Tuesday, March 17, 2015

Happy Bad Beat

Ran Deep in the "poor man's" $10k last night on B. nearly 1300 runners. I had quite a stack early, but called off twice against players with 12-13 BB with 88 (ran into KK) and AJ (ran into AK). I was conflicted by my coaches insistence that I make more of these calls and the "feel" of where I was in what I call the "middle aged man" stage of the MTT where the 10-20BB stacks play too tight. I made both these calls and lost, then as a short stack won Ax vs. a big pair and AK vs. QQ to build back up from 7 BB to 36 BB. In the end, I caught a BB making a "stack size" decision to shove on me, thinking I couldn't call (I raised from the cutoff). Live I would have folded. Here, instead of folding I tanked for a while and decided that unless I really see something I need to call here with AJs. He shows 8c6c and immediately flops 2 pair. GG me. BUT, that is a GREAT WAY to go out 98th. Sure it was disappointing, but only as measured by the result. The play was correct.

There is much to digest in retrospect, but I recall watching those old WSOPs from the 20th century :) and they would always note the giant stacks spewing because they "could not change gears". I now realize what BS that was. It's not about changing "gears". It's about having a feel for the "leg" of the MTT at that moment at that table with that villain and knowing if its appropriate to call off light. What I have LEARNED is that the default should be YES, which can be modified to NO if you have a healthy stack and you get the feeling his range is narrow. This is the opposite of my previous thinking, where the default answer was NO unless I was 80% sure I was ahead. Big difference.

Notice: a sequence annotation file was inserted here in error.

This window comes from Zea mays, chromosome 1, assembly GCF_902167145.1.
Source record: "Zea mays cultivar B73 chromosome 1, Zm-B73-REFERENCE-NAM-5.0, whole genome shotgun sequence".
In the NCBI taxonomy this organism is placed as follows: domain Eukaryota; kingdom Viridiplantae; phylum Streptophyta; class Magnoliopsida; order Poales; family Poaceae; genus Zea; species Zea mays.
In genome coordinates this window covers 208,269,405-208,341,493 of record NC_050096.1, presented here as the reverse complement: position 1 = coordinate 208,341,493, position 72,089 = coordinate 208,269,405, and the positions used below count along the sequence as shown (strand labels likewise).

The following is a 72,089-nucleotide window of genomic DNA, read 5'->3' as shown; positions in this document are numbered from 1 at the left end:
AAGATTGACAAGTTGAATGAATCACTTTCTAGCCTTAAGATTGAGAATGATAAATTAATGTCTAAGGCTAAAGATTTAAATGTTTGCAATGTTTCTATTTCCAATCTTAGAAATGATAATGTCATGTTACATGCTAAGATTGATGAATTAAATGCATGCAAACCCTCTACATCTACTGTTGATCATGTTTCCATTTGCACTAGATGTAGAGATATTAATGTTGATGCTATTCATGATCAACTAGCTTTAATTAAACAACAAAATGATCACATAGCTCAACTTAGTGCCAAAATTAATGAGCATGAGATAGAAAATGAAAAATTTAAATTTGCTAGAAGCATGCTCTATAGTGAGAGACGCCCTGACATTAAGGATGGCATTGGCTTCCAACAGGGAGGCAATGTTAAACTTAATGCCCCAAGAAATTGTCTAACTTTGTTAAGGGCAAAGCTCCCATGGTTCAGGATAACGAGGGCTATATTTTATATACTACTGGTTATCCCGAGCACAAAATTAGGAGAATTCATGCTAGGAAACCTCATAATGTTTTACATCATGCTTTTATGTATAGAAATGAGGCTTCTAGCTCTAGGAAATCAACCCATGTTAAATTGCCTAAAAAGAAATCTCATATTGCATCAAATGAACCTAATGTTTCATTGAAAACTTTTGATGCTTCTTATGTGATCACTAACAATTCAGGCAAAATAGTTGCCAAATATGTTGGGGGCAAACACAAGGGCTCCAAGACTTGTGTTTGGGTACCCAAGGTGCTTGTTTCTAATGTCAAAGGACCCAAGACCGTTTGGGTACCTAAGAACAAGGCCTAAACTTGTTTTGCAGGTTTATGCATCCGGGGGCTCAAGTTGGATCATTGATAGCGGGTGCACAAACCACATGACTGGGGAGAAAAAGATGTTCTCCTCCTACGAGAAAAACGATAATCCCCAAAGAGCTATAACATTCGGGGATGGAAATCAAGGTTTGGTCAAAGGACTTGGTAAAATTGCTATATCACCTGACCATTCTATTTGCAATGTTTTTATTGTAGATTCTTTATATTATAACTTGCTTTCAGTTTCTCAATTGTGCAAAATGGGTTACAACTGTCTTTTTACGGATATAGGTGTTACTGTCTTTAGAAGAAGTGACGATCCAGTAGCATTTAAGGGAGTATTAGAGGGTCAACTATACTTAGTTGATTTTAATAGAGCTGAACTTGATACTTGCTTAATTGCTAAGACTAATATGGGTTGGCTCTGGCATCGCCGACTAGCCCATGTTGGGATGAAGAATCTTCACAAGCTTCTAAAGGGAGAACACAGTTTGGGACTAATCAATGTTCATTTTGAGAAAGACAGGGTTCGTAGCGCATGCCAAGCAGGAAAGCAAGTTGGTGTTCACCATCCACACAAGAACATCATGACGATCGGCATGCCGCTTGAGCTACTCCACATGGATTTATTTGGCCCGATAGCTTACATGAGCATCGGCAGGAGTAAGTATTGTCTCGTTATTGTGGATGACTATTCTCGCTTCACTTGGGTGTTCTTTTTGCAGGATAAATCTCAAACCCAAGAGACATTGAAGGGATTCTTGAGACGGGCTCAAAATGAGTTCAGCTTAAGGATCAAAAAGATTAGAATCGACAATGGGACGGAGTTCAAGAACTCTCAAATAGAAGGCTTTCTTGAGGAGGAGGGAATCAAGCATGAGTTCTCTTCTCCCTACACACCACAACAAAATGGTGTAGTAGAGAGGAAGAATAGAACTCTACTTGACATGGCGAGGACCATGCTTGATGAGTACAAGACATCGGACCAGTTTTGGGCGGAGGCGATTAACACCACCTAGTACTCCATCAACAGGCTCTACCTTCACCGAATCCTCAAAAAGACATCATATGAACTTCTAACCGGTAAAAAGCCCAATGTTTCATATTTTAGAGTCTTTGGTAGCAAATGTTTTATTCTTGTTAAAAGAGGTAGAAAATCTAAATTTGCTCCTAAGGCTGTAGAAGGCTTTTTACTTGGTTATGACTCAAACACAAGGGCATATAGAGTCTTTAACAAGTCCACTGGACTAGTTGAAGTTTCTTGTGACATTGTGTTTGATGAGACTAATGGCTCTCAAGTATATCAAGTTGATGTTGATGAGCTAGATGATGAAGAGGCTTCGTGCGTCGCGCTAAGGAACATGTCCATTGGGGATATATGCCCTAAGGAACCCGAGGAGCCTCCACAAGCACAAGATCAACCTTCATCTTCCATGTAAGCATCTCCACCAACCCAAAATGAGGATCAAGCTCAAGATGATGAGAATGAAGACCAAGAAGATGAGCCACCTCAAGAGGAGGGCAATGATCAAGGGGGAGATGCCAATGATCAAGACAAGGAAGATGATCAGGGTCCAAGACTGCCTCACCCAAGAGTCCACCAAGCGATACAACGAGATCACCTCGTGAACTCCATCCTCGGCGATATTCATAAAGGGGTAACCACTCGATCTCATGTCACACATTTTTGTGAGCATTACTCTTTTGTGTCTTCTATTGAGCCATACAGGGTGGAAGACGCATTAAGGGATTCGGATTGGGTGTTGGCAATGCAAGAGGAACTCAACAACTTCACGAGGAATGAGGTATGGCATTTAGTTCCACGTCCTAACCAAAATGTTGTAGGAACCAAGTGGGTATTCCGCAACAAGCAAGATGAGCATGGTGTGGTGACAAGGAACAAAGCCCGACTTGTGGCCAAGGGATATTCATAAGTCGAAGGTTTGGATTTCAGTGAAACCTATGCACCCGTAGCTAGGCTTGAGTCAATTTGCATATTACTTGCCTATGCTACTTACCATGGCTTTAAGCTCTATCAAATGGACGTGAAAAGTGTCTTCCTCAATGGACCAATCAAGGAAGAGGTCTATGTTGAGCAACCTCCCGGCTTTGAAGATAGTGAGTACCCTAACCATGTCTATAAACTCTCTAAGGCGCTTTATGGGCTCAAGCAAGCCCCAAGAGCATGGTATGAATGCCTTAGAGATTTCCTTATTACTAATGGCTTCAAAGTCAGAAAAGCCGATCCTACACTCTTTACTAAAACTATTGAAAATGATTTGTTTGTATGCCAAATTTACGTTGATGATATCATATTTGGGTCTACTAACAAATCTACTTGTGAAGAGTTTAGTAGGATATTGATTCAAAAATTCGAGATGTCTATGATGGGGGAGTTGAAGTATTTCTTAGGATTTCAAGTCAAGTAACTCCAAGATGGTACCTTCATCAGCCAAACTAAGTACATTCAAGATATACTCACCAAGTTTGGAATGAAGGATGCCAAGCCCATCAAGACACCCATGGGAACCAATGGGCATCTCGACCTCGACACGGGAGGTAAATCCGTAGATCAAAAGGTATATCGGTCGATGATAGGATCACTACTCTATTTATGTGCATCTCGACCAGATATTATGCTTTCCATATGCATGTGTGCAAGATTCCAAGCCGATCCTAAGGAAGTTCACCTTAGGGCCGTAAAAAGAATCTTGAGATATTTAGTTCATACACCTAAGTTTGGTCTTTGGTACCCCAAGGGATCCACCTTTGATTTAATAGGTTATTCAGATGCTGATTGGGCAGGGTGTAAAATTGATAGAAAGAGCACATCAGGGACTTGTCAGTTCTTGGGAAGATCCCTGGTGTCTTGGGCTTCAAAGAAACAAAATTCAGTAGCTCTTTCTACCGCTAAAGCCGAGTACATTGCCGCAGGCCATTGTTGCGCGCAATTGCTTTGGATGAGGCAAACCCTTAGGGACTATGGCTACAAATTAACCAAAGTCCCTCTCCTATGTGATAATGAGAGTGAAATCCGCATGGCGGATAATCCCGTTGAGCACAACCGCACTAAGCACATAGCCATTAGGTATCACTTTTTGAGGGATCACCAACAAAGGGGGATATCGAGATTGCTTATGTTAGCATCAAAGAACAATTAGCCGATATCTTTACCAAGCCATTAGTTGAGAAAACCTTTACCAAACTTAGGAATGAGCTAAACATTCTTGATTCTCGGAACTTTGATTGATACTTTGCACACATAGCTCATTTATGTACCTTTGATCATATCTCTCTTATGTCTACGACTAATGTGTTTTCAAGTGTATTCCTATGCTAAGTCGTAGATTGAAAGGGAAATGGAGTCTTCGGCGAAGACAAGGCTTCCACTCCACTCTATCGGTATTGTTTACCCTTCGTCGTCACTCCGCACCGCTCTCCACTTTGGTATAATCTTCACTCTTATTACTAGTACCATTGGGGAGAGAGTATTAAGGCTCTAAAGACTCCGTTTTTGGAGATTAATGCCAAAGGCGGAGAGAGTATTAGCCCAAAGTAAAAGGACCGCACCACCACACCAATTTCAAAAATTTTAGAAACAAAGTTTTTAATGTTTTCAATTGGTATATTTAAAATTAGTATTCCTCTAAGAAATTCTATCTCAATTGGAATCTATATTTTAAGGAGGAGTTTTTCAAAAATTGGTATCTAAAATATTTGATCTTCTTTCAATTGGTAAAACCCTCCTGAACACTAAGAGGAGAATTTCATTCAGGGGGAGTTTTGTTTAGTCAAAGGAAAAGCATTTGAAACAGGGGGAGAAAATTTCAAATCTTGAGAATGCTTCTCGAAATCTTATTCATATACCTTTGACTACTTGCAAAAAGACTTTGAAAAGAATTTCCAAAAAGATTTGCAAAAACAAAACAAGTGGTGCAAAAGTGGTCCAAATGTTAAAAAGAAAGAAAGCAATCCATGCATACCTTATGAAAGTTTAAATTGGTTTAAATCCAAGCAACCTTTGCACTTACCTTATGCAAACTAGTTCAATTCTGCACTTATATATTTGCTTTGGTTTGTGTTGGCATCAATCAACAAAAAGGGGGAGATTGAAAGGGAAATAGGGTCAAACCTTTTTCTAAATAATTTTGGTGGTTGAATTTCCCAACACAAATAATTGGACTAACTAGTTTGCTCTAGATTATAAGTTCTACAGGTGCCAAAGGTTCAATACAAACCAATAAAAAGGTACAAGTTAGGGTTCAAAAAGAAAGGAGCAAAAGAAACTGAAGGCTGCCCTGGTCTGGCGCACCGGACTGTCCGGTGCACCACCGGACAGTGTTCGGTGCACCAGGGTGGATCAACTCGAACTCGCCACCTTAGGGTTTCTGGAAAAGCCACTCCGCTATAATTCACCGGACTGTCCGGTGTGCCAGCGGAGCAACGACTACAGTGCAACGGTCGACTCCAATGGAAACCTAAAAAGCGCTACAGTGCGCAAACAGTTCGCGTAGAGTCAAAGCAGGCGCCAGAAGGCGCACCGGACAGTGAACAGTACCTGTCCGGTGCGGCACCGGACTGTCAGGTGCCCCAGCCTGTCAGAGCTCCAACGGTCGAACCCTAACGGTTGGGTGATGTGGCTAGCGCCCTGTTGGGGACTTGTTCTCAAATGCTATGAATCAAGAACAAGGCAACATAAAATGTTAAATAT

And how does the difference manifest itself? Less min-cashes. Ok, last night WAS a min cash. But I played to WIN.

Sunday, March 08, 2015

A Tale of 3 tricky spots

Hand 1:
History with Villain. In level 1, I make a huge mistake. I raise with 87 and he calls. Flop is TT7. He fires two barrels and I fold the turn. He had 66.

Level 1 100/200/0 with $10k stacks. I make it $300 from MP with 88. SB calls.
Flop is T55. SB check, and I c-bet $400 into $700. SB calls.
POT is now $1500
Turn is a 4 and SB now leads out for $800.
What are you doing?

Hand 2:
Villain raises from the HJ to $1k (my stack is $14k). CO flats.
I am in the SB with 5s7s.
What are you doing?

Hand 3:
$300/$600/$50 (my stack is $14k)
EP limps
I make it $1800 with JJ from the button. Folds back to limper who thinks, then calls.
POT is $4700
Flop is Q78 with 2 hearts
he checks, I c-bet $3k and he thinks and calls
POT is now over $10k and I have about $8500 behind.
Turn is a black King. He now leads out $1200.
What are you doing?

Friday, March 06, 2015

Catching up on coaching notes

I could spend a boatload of time being more specific, but really the first half boils down to 2 thoughts:

* 3 Bet more pre-flop. "Fat, drunk and calling is no way to go through life son." -Dean Wermer.

* When you do open with a raise or 3-bet, after the flop CHOOSE A LINE that maximizes a chance to win the pot. (e.g. dont open a pot if you dont intend to fight for it.)

Sound simple, doesn't it?

and some words of wisdom I extracted from a podcast (talking about the flop decision to set up a line):
Look to bluff when you hand has very little show down value
Look to value bet when your hand is very strong
Look to check/call when you have a medium strength hand.